Tutorial for Adding OpenSearch via Google to Your Blog/Website

DeWitt Clinton has
a nice tutorial on adding an OpenSearch plug-in to your website.

OpenSearch is a search engine description standard supported by both Firefox 2 and Internet Explorer 7 that makes it easy to customize the search engine. For example, if you’re using Firefox 2, you can left click on the down arrow next to the search box and see an option to “Add Brian.Carnell.Com”, which will give you the option of search this site from the search bar.

I’m not necessarily sure why you’d want to do so, but it’s there if you’re as obssessed with my life as I am.

The OpenSearch setup for this site uses the internal search engine, but Clinton’s tutorial shows how to set one up a Google search of just your site. But the example is easily modifiable to use your own blog or web site search engine.

File Scavenger — Best NTFS Recovery Tool

I recently had a series of nightmares with NTFS-formatted hard drives failing because of corrupt master file tables. NTFS apparently has a lot of difficulty with lots (>1 million) of subdirectories and files (>14 million), as I find NTFS drives predictably fail when I approach such large numbers.

I downloaded, tried and even bought a couple NTFS recovery tools, and QueTek’s File Scavenger was hands-down the best program I found for WinXP.

Quite a few of the programs I threw at the recovery process simply choked on the huge number of directories and files — they’d reach a certain process in analyzing the hard drive and then fail. Others could handle the recovery, but were unable to preserve the subdirectory and file names, so I’d end up with thousands of subdirectories labeled Unkown4752, Unknown4753, etc, with files often also labeled Uknown573.jpg, etc.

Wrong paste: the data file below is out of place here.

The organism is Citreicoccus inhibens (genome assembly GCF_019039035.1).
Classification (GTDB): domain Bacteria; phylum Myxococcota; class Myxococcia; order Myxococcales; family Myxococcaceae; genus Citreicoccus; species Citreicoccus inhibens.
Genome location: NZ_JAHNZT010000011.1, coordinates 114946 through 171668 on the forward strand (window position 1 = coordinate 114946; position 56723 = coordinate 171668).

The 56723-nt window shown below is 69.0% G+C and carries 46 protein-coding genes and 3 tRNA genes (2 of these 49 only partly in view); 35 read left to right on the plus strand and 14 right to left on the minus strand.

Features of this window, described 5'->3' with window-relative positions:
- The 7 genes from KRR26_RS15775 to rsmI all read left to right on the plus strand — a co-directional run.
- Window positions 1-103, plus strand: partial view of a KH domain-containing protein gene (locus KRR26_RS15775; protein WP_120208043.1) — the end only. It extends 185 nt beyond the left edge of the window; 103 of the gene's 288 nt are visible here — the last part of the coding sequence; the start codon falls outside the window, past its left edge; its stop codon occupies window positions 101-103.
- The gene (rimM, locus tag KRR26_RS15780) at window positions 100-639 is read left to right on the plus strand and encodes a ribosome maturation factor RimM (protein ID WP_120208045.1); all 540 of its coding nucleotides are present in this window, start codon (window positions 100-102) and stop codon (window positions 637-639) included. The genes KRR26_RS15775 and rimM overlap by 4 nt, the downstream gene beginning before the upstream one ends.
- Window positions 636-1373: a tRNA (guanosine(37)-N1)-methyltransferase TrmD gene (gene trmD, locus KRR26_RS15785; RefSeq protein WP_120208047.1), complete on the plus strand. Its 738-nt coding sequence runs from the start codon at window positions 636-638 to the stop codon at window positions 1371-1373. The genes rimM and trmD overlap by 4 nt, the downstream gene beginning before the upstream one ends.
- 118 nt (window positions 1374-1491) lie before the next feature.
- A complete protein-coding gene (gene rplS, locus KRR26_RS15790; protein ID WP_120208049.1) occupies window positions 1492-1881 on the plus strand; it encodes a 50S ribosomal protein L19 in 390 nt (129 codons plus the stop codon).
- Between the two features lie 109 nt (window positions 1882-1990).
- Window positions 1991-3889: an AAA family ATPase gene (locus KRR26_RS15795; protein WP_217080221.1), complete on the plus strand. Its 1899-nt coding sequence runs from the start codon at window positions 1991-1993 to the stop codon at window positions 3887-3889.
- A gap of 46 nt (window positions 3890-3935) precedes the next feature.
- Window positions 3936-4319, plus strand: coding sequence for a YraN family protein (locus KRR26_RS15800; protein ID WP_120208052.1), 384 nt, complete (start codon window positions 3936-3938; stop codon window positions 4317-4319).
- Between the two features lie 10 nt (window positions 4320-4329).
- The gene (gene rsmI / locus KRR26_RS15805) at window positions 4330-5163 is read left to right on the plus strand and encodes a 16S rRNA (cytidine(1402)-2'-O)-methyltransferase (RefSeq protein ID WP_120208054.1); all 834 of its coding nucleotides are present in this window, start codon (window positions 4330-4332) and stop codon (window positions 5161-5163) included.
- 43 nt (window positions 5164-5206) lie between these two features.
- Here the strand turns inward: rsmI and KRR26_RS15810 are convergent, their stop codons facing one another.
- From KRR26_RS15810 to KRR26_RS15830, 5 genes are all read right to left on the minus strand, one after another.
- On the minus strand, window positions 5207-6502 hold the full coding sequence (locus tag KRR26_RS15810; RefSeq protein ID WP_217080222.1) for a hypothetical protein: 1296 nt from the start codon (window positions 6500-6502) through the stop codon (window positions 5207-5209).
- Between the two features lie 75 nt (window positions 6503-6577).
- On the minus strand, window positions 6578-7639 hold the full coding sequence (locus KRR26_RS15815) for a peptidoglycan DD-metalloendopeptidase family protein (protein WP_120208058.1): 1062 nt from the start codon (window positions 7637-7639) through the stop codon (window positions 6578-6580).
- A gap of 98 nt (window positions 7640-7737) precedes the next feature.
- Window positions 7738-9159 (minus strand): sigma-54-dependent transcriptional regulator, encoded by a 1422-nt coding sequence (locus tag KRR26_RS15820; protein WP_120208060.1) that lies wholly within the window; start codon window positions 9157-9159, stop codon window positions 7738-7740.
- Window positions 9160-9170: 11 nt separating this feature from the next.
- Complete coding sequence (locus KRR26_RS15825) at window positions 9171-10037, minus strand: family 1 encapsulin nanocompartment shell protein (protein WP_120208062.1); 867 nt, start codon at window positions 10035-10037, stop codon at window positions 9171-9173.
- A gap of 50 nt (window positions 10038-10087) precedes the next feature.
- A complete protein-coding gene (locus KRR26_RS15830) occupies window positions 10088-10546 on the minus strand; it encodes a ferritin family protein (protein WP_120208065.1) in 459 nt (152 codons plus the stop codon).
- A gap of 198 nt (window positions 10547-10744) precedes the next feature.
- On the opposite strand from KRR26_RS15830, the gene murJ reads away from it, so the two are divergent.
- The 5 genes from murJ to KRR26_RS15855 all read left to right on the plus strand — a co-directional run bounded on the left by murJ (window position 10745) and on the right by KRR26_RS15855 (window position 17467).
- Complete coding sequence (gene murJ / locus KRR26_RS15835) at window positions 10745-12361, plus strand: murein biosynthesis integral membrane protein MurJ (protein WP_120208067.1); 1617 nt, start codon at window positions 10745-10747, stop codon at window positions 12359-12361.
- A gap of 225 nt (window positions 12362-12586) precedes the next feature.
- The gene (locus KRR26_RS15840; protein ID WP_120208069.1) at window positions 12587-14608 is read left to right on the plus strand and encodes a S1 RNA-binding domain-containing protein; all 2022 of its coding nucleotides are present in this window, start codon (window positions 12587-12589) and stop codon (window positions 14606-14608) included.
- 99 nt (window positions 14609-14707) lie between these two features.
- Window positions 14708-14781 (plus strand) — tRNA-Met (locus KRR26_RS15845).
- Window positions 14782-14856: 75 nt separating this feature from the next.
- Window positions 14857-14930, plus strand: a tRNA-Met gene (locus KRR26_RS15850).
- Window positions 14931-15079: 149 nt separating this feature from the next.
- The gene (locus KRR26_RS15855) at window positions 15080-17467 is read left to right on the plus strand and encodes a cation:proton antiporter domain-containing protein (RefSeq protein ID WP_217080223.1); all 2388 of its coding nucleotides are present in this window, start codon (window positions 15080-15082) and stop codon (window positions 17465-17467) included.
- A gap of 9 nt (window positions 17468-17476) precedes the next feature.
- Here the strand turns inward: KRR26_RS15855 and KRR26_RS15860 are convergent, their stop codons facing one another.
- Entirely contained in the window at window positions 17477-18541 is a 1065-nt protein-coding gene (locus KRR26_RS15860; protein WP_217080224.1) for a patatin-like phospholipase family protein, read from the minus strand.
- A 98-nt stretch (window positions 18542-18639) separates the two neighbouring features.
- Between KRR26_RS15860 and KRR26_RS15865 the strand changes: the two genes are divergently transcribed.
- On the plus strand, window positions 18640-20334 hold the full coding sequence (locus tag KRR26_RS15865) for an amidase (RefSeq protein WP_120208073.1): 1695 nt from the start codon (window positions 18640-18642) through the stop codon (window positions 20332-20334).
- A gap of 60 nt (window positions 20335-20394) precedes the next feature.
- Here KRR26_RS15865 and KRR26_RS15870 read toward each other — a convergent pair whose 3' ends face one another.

File Scavenger was the only program I tried that was able to reliably restore most or all of the data, and preserve the file/directory name information. I couldn’t recommend it highly enough — if you’re trying to recover an NTFS volume, definitely give this a try. The demo version’s diagnostic tools are fully functional — you only have to pay if you want to recover more than one file per day, so at least you can download, install and run the program to see if it will recover the data you need before you pay the $49 fee to register the program.

Activewords’s Productivity Reports

I’ve mentioned before how much I absolutely love and rely on ActiveWords which combines text substitution and program launching into one incredible application for Windows.

What I also love, as a stats freak, is its extensive reporting features which are pretty thorough considering its just a text substitution/program launching application.

For example, ActiveWords knows that in the 607 days I have had my current laptop, I have entered 5,673,094 keystrokes. Of those, 148,768 were the result of ActiveWords text substitutions — or 2.62 percent of all my keystrokes. Based on my typing speed, that’s 11 hours of typing that the program has saved me.

Similarly, based on the number of ActiveWords command that I have that perform multiple steps (i.e., macro-like processes which open an application, then a file, then do complicated string search and replaces), the program has saved me 8,159 total steps — or about 13.6 hours worth of time.

So, in total, I’ve saved about a day of my life. W00t. Actually it is much more than that because I have quite a few processes that I use ActiveWords for where before I would have had to sit and think for a few moments about all of the steps I needed to take, where now I just type a short keyword and hit F8 and the program takes care of it for me.